Does the female sex sell?
Judging from "Charlie's Angels" $75.4 million take in two weeks, the answer is a definite ... maybe.
The Drew Barrymore - Cameron Diaz - Lucy Liu starrer has overcome its infamous casting, script and $90 million production woes to become a bonafide hit. Milking its combination of cleavage, kung-fu fighting and Diaz's dance moves, "Charlie's Angels" urged moviegoers to "get some action," which they did, taking a strong summer for women and kicking it up a couple notches.
Once upon a time -- er, last spring, actually -- the Island of Moneymaking Girl-Power Movies only had one survivor: Julia Roberts. Sandra Bullock is in career rehab, Jodie Foster's a hit-or-miss. Meg Ryan and Michelle Pfeiffer owe half their box office draw to their huge male co-stars, while Sharon Stone is banking on "Basic Instinct 2" to revive her appeal. And Demi Moore ... well, that $12.5 mil for "Striptease" seems like a looong time ago.
Sounds bleak? Maybe not. The summer, while producing some of the weakest movies in recent memory, has managed to power up some hits with female-heavy marquees. Devoid of huge budgets, these films waited patiently while Tom, Mel, Eddie, Jim and Harrison duked it out before making their marks. Examples:
"Bring It On" Costing just $10 million, this comedy about a cheerleading competition bested Wesley Snipes' "Art of War" and knocked off Jennifer Lopez's "The Cell" (see below) to claim the top spot with $17 million in late August. Boasting no marquee names (it stars Kirsten Dunst, Gabrielle Union and Eliza Dushku), the film showed surprising legs (no pun intended) and has gone on to gross $67 million to date.
"The Cell" Jennifer Lopez became the highest-paid Latina actress in 1996 with her $1 million leading role in "Selena." "The Cell" put her in Virgin Mary robes, black bodysuits and a Hannibal Lecter muzzle contraption (is that moving up? We're not sure.). Audiences, intrigued either by the movie's visuals or Lopez's derriere in those tight outfits (or both), bit the first weekend, giving the $33 million thriller a $17.5 million opening. "The Cell" eventually tapped out at $61 million or so -- not a blockbuster, but enough to give Lopez a foothold for her next flick's salary negotiations.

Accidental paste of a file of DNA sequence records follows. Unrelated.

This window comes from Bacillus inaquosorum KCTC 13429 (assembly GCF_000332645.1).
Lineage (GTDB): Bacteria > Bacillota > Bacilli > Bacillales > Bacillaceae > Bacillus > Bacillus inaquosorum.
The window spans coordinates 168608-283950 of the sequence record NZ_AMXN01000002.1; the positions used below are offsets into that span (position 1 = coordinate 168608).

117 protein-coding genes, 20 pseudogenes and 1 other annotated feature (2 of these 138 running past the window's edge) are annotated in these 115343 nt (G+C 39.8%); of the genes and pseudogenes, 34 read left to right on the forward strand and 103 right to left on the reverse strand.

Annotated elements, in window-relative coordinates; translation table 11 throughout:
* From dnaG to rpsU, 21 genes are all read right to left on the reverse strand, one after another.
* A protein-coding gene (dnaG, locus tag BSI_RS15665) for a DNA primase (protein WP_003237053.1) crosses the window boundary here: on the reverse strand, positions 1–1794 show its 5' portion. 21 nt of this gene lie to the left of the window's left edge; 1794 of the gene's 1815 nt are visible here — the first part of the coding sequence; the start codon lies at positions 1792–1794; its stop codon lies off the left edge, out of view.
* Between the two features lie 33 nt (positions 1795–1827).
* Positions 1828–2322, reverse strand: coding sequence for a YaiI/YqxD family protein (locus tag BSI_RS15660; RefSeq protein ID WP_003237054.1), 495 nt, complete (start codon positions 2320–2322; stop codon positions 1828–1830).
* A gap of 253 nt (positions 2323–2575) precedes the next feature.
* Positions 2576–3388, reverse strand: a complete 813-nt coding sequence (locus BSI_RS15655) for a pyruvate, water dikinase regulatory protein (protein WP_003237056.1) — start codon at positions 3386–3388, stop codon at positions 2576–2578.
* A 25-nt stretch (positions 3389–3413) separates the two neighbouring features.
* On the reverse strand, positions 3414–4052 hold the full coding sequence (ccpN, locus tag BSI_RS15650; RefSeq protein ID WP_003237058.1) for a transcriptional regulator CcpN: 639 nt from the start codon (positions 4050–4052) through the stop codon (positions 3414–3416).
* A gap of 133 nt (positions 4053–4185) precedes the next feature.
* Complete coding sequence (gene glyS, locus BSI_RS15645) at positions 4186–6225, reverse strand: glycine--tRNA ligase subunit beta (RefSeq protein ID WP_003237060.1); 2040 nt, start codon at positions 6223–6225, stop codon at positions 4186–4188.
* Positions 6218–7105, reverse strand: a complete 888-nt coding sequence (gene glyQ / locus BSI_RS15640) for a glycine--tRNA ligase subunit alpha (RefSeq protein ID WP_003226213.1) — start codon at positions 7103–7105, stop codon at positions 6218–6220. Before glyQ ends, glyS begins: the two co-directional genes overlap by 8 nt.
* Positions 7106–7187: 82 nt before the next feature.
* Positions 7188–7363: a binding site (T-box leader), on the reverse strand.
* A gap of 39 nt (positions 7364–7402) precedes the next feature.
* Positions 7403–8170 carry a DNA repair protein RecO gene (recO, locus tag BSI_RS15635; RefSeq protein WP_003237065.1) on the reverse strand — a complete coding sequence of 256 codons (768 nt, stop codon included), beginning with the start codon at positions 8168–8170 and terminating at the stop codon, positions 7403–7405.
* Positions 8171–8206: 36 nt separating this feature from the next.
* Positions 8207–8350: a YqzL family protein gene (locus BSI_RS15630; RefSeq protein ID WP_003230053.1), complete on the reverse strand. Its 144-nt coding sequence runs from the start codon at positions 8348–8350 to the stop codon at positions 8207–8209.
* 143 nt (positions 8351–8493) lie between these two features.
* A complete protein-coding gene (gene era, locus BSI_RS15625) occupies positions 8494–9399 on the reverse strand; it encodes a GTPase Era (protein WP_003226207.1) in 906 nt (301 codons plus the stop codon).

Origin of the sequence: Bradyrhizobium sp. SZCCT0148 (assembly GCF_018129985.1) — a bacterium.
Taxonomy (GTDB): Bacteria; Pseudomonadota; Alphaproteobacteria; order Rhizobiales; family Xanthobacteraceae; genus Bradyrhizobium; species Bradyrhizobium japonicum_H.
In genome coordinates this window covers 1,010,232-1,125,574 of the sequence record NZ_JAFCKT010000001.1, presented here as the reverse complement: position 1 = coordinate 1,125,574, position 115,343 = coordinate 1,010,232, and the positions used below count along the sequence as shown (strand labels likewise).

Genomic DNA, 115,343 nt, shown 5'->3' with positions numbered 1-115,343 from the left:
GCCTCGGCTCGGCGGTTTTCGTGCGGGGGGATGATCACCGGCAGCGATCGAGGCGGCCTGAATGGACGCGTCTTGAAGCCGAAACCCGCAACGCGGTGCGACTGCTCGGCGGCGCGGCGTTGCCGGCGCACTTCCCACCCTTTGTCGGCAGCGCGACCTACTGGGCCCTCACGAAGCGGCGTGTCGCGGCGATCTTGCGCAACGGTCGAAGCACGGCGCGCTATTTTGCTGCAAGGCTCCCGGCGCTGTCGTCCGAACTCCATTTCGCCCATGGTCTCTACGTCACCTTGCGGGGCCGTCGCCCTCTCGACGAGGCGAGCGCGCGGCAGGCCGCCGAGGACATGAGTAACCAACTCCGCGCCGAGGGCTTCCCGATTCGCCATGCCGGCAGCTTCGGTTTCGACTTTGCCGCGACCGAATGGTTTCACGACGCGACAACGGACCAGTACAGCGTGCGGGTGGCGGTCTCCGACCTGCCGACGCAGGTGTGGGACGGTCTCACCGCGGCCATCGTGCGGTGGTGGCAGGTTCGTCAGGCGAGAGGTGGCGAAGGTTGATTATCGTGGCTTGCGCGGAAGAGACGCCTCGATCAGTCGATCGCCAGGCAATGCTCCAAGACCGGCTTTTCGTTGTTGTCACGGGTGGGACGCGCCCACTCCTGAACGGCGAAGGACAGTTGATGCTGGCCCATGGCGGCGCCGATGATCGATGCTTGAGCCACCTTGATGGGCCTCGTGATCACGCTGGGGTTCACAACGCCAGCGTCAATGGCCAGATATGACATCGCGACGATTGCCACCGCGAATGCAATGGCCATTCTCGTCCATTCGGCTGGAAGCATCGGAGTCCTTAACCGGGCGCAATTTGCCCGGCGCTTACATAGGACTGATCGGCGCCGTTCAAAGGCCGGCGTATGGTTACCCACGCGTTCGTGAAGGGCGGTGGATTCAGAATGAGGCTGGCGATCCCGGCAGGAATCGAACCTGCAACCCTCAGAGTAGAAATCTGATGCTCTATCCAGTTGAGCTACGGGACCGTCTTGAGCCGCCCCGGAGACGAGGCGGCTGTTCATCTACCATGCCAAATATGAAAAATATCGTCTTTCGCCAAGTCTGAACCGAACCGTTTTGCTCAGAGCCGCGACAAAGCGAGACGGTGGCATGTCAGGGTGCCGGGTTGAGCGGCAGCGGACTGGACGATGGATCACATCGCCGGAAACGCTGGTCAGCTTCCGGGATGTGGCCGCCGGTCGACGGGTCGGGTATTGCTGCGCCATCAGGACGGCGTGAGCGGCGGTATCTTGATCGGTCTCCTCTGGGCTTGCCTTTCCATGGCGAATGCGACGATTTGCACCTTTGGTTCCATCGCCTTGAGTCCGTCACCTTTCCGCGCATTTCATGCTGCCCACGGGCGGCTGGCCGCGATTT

"Coyote Ugly" Girls dancing to Rob Base on top of a bar in tight jeans, splashing water on themselves and serving beer. Lather, rinse, repeat. Touchstone Pictures' marketing department knew what it was doing when it hyped the ogling quotient and fierce-grrrl message ("tonight they're calling the shots") in trailers rather than its cheesy "Flashdance"-inspired story about a wide-eyed girl (Piper Perabo) who works at the bar Coyote Ugly while she launches her songwriting career. It barely earned back its $45 million budget (it's grossed about $60 million), but that still ain't bad for a film with a baffling title and no names (just faces) above the marquee.
And here's a peek at female-driven films to look forward to: "102 Dalmatians" -- Opens Nov. 22. Sequel to the 1996 film, which made about $137 million. Glenn Close looks to score again as memorable madwoman Cruella De Vil.
"Miss Congeniality" -- Opens Dec. 22 in New York. FBI agent Sandra Bullock has to tweeze her eyebrows to go undercover at a beauty pageant. Bullock's last film, the alcoholic comedy-drama "28 Days," languished at about $38 million, but she should shine here in a quirky role, supported by "The Cider House Rules" Oscar winner Michael Caine.
"The Wedding Planner" -- Opens Jan. 26. It's Jennifer Lopez again, this time going for a Sandra Bullock-esque role as the title character, falling for the groom (Matthew McConaughey) of the wedding she's coordinating.
And let's not forget 2001's other offerings: "Bridget Jones's Diary," aka The Movie Renee Zellweger Gained Weight For; the Drew Barrymore starrer "Riding in Cars With Boys," directed by Penny Marshall; and next summer's ultimate girl-power gig -- Angelina Jolie as buxom archaeologist Lara Croft in "Tomb Raider," based on the popular video game.
Get some action, indeed.